1887

Abstract

The procedure for spatial sequential simulation – bi-point or multi-point stochastic simulation - of any type of variable starts with the definition of a random path which the simulation should follow in order to generate a structured image of an attribute. One problem of these algorithms is related to the effort a single processor is required to undertake, especially when applying to large grids.<br>With the advent of parallel computing and multi-core processors, it becomes clear that a scalable parallelization scheme can be developed to allow for considerable reduction in time spent performing simulations.<br>The idea is to partition the universe in a given number of sections, equal in number to double the number of processors or execution cores, in such a way that the locations to be concurrently simulated are sufficiently apart to be outside search range or multi-point template range. Their number depends on the size of the range, the number of nodes to be sequentially simulated and the number of available processors or execution cores. <br>The results of the proposed method were checked to evaluate if they succeeded to reproduce the spatial continuity and spatial patterns of the phenomenon and its distribution function with positive results.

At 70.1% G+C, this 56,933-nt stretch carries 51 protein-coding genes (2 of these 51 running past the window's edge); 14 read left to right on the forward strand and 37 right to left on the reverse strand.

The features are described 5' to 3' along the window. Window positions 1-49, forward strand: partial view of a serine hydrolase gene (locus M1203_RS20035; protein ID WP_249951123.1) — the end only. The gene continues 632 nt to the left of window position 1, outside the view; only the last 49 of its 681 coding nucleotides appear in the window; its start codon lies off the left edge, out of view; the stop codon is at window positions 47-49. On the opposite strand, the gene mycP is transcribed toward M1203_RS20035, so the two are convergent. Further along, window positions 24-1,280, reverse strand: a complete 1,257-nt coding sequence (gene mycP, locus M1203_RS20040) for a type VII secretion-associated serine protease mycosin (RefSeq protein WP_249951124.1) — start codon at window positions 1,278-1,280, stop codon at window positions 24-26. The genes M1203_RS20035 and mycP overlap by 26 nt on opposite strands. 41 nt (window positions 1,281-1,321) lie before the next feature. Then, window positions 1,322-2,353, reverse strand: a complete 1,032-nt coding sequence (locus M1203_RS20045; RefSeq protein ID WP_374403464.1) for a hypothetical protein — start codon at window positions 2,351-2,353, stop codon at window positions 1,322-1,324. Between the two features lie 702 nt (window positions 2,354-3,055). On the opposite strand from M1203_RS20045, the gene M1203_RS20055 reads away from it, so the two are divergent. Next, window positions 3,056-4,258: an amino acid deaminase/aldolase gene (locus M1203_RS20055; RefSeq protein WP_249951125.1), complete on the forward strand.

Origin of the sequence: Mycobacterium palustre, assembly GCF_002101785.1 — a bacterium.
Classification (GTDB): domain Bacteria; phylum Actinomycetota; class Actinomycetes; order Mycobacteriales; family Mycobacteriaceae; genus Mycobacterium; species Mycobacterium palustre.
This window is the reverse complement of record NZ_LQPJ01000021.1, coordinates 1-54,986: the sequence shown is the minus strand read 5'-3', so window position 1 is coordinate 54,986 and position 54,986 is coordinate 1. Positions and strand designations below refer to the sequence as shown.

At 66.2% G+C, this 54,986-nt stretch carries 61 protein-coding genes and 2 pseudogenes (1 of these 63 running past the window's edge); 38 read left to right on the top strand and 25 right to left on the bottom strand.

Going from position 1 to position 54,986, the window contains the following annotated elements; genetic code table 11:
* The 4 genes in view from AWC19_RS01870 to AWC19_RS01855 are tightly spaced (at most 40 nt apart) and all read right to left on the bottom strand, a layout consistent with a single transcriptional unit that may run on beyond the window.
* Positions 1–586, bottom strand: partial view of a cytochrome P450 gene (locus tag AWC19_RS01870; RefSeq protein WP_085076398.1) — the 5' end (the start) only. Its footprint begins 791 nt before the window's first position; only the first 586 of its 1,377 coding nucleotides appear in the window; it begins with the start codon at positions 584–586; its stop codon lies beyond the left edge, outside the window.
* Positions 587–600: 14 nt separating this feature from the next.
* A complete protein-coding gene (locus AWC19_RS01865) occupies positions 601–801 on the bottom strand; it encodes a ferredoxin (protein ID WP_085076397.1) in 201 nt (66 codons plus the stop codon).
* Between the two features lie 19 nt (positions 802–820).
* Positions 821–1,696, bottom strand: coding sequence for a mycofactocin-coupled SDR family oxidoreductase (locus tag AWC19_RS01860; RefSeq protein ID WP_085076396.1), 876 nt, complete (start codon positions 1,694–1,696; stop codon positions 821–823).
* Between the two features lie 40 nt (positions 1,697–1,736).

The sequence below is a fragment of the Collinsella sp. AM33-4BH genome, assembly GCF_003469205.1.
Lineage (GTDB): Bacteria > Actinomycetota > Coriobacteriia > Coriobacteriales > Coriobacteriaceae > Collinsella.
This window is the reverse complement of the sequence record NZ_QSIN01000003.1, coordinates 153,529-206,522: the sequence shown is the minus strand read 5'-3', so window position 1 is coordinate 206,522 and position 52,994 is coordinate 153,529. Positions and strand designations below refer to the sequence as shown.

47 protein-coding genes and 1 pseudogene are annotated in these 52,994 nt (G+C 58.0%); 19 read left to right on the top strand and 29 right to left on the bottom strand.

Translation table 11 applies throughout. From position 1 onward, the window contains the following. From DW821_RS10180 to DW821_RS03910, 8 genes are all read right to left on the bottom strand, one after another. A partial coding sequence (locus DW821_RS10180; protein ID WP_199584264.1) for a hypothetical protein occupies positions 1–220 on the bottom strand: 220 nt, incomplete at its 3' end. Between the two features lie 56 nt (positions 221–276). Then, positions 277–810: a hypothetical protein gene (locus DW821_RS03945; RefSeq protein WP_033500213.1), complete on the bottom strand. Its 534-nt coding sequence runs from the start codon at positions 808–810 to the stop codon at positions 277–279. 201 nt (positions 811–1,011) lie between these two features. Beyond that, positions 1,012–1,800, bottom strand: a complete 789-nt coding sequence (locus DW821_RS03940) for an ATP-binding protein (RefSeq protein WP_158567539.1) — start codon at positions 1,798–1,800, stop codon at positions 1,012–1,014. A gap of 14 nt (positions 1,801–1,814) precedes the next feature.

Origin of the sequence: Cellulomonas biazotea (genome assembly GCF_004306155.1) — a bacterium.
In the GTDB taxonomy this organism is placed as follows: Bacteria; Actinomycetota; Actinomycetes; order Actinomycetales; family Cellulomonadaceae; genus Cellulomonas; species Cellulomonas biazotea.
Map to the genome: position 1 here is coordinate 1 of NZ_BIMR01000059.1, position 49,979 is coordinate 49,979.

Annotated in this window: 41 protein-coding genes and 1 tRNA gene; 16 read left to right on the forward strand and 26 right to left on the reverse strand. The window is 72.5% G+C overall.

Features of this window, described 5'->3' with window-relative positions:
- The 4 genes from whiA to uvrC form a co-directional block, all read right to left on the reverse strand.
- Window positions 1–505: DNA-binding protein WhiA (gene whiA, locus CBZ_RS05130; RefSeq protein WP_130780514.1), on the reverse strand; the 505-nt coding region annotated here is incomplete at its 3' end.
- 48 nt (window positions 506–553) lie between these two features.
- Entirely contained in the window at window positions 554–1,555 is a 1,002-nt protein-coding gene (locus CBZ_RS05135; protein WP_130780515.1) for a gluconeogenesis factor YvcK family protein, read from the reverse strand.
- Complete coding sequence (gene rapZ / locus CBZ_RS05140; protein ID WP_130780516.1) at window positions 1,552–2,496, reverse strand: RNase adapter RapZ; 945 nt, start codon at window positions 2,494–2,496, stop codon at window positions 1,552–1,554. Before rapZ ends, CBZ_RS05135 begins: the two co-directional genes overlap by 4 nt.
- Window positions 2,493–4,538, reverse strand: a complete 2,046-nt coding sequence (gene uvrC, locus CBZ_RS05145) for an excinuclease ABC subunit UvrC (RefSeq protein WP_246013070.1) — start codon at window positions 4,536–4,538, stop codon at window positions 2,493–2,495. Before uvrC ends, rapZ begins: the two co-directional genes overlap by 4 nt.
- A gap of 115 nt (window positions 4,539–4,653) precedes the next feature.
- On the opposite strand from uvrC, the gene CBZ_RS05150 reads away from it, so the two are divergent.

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/content/papers/10.3997/2214-4609.201403089
2007-09-10
2020-07-10
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http://instance.metastore.ingenta.com/content/papers/10.3997/2214-4609.201403089
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